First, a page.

Heavily dependent on tourism, the Cuban economy has been hit hard by the pandemic’s restrictions on travel. The loss of Canadian tourists is a particularly heavy blow as in recent years we have been by far the most common visitors to the country’s sunny shores.
And, as pointed out in a recent CBC article, this means Canadians are also major contributors to Cuba’s military. According to the article, former President Raul Castro “used the country’s defence budget to branch out into tourism and other businesses, creating the nucleus of a business empire that today is the biggest player in the Cuban economy.” It appears that a small group of generals in Cuba’s Revolutionary Armed Forces are now capitalist overlords. So much for the revolution.
Top capitalist is Castro’s son-in-law General Luis Alberto Rodriguez Lopez-Calleja, head of GAESA, the armed forces’ holding company. GAESA’s holdings—which include the two largest hotel and tourism groups as well as banks, convenience stores and gas stations, construction companies, and air and ground transport interests—make up over half the Cuban economy.
In Cuba’s friend and neighbour, Venezuela, there too the army manages a large part of the economy. Former president Hugo Chavez brought it into government, now it will be next to impossible to get it out. Senior officers head key sectors, including food distribution services and the state-owned oil company. Furthermore, many generals own companies often with lucrative state contracts. All this aside from involvement in drug and arms trafficking.
We see military domination of economies in a range of countries. In Egypt, for example, an array of goods and services are provided by companies run by or affiliated to the military. Major infrastructure projects have proven to be particularly lucrative for the Armed Forces Engineering Authority. Private companies are disadvantaged by the military-affiliated companies ability to avoid taxes.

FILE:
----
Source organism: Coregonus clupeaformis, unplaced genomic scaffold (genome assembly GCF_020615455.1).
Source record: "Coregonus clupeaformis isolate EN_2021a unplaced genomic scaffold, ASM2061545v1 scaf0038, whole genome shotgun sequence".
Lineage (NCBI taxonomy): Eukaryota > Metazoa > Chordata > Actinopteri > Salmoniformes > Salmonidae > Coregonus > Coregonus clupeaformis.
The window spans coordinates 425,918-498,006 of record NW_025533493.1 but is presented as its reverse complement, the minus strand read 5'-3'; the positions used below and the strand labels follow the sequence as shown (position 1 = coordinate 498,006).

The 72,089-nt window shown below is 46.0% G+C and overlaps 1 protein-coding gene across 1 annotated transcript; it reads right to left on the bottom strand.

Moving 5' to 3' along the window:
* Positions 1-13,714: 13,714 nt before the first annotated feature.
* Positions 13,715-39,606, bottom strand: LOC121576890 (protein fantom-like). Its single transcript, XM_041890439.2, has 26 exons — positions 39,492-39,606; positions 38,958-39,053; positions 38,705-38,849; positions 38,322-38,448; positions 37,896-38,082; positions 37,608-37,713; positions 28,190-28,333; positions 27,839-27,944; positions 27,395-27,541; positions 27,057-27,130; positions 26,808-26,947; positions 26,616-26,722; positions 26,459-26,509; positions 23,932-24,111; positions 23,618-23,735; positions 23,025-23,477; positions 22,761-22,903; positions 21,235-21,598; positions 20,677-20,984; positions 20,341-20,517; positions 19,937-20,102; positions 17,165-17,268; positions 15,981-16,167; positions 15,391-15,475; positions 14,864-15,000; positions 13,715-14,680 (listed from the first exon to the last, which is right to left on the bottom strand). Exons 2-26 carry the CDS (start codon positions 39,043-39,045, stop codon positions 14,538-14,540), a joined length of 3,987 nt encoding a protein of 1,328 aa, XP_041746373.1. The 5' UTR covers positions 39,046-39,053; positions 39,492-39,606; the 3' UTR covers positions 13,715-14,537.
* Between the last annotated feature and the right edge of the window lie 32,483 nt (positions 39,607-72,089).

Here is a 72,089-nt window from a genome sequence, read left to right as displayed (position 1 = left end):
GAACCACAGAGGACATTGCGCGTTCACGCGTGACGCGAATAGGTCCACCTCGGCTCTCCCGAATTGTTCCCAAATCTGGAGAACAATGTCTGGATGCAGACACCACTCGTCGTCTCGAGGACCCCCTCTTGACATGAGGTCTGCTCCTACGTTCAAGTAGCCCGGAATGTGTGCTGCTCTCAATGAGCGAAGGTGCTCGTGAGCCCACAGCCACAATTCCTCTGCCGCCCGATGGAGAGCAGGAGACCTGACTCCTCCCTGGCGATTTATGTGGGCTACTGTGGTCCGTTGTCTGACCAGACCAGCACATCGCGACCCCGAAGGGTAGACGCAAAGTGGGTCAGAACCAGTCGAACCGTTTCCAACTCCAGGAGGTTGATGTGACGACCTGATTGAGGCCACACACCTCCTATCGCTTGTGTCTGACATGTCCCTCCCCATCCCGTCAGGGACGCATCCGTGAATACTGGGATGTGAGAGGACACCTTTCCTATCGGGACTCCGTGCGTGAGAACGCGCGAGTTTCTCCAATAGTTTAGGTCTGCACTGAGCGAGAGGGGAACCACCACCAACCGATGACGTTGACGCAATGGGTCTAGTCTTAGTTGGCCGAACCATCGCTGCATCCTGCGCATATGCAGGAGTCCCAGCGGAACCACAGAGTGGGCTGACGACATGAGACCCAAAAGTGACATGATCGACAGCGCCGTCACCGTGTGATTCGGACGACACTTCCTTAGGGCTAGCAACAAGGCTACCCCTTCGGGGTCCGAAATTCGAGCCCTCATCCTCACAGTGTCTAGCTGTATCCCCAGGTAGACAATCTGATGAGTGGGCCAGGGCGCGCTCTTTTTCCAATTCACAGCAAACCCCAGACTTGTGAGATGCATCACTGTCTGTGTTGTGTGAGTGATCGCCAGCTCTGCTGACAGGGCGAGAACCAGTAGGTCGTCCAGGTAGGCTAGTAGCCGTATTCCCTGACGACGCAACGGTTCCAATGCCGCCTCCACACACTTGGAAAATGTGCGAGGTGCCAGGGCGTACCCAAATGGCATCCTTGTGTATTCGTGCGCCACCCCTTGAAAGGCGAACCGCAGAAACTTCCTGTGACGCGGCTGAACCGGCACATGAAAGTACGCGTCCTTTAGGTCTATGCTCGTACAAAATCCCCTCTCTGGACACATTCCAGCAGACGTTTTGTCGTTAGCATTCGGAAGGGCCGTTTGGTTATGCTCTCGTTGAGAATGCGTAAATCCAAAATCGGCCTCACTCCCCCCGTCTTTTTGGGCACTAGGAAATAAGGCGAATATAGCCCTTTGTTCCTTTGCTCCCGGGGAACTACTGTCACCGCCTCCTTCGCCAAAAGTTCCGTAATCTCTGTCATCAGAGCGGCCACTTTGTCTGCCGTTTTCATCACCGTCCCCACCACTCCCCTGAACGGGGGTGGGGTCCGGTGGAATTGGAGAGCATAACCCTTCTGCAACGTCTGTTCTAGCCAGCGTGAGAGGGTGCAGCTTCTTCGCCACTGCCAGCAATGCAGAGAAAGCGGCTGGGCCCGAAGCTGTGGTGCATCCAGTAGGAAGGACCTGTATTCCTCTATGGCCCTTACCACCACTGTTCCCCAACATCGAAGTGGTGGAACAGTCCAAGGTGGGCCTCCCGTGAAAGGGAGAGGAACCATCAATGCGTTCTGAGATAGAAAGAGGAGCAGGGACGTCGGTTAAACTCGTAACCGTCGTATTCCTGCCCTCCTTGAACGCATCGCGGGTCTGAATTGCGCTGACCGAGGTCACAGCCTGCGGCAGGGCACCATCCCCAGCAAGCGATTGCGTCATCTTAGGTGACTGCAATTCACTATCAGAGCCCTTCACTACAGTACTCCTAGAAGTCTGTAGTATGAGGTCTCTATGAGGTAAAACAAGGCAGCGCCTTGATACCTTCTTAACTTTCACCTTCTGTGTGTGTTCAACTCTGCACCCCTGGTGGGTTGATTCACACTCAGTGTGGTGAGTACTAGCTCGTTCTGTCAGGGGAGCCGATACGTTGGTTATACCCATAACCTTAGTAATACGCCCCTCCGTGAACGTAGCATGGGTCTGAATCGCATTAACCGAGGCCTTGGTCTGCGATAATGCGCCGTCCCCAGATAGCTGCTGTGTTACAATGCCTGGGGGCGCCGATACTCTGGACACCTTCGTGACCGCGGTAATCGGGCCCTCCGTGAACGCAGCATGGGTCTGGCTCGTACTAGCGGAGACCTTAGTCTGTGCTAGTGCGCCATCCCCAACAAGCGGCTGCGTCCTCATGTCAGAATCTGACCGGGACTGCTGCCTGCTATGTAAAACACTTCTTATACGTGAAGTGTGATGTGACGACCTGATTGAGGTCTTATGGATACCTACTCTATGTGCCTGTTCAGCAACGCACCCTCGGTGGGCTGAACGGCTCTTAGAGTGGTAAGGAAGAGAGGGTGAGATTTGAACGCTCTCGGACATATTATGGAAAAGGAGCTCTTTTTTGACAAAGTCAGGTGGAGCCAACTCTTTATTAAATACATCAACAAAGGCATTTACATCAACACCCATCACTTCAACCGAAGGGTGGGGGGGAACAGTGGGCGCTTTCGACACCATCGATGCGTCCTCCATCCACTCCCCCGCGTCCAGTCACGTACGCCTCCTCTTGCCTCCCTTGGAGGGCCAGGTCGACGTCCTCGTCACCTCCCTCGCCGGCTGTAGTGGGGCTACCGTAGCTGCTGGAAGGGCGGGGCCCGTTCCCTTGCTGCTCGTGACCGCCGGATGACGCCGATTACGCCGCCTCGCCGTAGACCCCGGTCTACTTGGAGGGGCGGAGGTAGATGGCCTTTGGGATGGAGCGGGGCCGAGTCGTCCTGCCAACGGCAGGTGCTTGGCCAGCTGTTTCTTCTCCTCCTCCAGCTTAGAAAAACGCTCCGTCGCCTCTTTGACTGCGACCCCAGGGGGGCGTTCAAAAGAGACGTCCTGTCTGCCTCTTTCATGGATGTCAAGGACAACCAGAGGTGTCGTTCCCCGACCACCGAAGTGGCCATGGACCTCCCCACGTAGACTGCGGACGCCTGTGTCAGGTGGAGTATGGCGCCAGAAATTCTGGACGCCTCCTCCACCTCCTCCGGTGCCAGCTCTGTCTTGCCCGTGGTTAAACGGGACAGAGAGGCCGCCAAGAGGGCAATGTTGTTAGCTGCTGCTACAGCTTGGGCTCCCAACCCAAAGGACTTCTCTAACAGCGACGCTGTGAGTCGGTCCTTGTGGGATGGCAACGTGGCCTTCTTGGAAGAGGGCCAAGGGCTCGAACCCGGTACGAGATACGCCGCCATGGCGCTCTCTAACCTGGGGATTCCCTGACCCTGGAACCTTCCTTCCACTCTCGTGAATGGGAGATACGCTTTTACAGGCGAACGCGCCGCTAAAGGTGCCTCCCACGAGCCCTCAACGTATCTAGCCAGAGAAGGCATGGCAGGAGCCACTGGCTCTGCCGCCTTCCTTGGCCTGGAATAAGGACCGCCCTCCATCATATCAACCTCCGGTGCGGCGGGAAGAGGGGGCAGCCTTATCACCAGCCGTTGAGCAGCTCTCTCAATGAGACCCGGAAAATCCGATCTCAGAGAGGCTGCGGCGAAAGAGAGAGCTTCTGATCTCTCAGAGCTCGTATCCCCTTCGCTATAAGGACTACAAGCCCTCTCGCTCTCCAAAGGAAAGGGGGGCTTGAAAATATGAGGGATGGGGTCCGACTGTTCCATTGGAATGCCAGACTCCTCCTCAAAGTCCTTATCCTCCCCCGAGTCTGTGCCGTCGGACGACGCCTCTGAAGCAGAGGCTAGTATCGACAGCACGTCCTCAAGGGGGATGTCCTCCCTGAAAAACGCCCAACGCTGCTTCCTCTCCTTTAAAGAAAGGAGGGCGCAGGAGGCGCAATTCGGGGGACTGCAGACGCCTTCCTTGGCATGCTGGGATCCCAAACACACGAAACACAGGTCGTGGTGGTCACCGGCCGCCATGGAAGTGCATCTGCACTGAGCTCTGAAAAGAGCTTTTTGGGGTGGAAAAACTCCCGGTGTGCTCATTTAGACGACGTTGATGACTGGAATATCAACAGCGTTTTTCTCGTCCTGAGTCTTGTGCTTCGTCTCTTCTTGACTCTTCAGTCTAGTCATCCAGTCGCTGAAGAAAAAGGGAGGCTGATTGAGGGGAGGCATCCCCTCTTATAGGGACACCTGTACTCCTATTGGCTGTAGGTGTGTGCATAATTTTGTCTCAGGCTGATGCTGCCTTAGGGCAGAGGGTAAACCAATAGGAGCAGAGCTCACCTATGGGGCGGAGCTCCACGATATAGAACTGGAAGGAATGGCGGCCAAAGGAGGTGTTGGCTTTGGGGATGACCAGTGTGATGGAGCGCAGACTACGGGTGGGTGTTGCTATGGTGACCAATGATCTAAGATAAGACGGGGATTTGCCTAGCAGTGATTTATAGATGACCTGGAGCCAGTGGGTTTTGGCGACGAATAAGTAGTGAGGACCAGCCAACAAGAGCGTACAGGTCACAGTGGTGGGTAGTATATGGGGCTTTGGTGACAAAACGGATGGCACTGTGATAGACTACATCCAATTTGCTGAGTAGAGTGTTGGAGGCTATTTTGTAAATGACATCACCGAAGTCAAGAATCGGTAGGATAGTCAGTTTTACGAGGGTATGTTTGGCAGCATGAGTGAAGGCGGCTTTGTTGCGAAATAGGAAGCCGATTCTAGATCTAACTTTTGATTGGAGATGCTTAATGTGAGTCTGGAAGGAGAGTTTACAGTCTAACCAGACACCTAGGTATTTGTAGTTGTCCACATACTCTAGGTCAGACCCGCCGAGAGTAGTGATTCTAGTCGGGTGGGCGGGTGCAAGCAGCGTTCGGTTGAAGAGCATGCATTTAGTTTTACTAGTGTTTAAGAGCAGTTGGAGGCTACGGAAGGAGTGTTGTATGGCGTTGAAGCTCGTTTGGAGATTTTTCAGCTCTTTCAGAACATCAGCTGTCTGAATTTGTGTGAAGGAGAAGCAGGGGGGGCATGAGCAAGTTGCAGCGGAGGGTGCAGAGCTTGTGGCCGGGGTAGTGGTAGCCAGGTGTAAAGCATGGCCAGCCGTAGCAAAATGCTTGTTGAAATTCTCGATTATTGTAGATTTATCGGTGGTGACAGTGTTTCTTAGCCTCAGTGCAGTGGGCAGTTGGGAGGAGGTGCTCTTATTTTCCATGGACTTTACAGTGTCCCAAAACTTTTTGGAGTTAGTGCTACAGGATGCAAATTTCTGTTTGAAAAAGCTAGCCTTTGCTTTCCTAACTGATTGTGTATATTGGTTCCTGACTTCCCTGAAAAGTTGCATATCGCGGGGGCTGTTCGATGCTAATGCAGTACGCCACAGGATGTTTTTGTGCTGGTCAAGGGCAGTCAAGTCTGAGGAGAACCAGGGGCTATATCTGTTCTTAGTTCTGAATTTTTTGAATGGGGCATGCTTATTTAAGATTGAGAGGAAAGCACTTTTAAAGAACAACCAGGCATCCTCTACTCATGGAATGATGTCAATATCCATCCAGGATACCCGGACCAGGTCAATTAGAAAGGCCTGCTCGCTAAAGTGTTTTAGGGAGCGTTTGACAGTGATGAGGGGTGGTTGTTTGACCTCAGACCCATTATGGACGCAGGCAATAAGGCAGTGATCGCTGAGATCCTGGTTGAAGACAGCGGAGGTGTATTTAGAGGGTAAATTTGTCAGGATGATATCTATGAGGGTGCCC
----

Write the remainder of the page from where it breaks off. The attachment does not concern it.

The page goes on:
In Iran, the Islamic Revolution Guard Corps (IRGC) is the dominant military force. It is also a major economic force. Through a series of subsidiaries and trusts, the IRGC is involved in military industries, housing, highway construction, oil and gas projects, food, transportation, and educational and cultural activities. It controls as much as a third of the nation’s economy. The IRGC was established to guard the revolution; it may now be more concerned with guarding the generals’ pocketbooks.
And then there’s Myanmar. For a long time its military has been amassing wealth by controlling the state bureaucracy and establishing near-monopolies in key economic sectors. In a move that would have done credit to Russian oligarchs, in the years leading up to the return of democracy in 2011 the military-owned conglomerates used privatizations to grab publicly-owned enterprises at fire-sale prices. Military leaders and their cronies also grabbed land and economic concessions.
Myanmar is, in fact, a lesson in the difficulty of establishing democracy when the economy belongs largely to the military. The elected government of the country had been attempting to return control to private enterprise, largely to end the deep corruption of government-business relations that was seriously hindering economic progress. A spokesperson for the governing political party stated that the government bureaucracy, dominated by retired military personnel, would be a major target for reform after the 2020 election. The military had heard enough. Early in 2021 it staged a coup and ended the possibility of further reform.
Myanmar’s military was following the lead of their khaki-clad brothers in Egypt. There, too, democracy had made an appearance but only until the army caught its breath and then ruthlessly stamped it out.
The purpose of a military is to defend the state, but if that state’s military dominates the economy, it will be focussed instead on defending its own financial interests. As a democratic system will invariably attempt to send the military tycoons back to their barracks, democracy will always be their enemy. It could hardly have a more powerful and dangerous foe. The nations discussed above serve as tragic examples. And tragic lessons.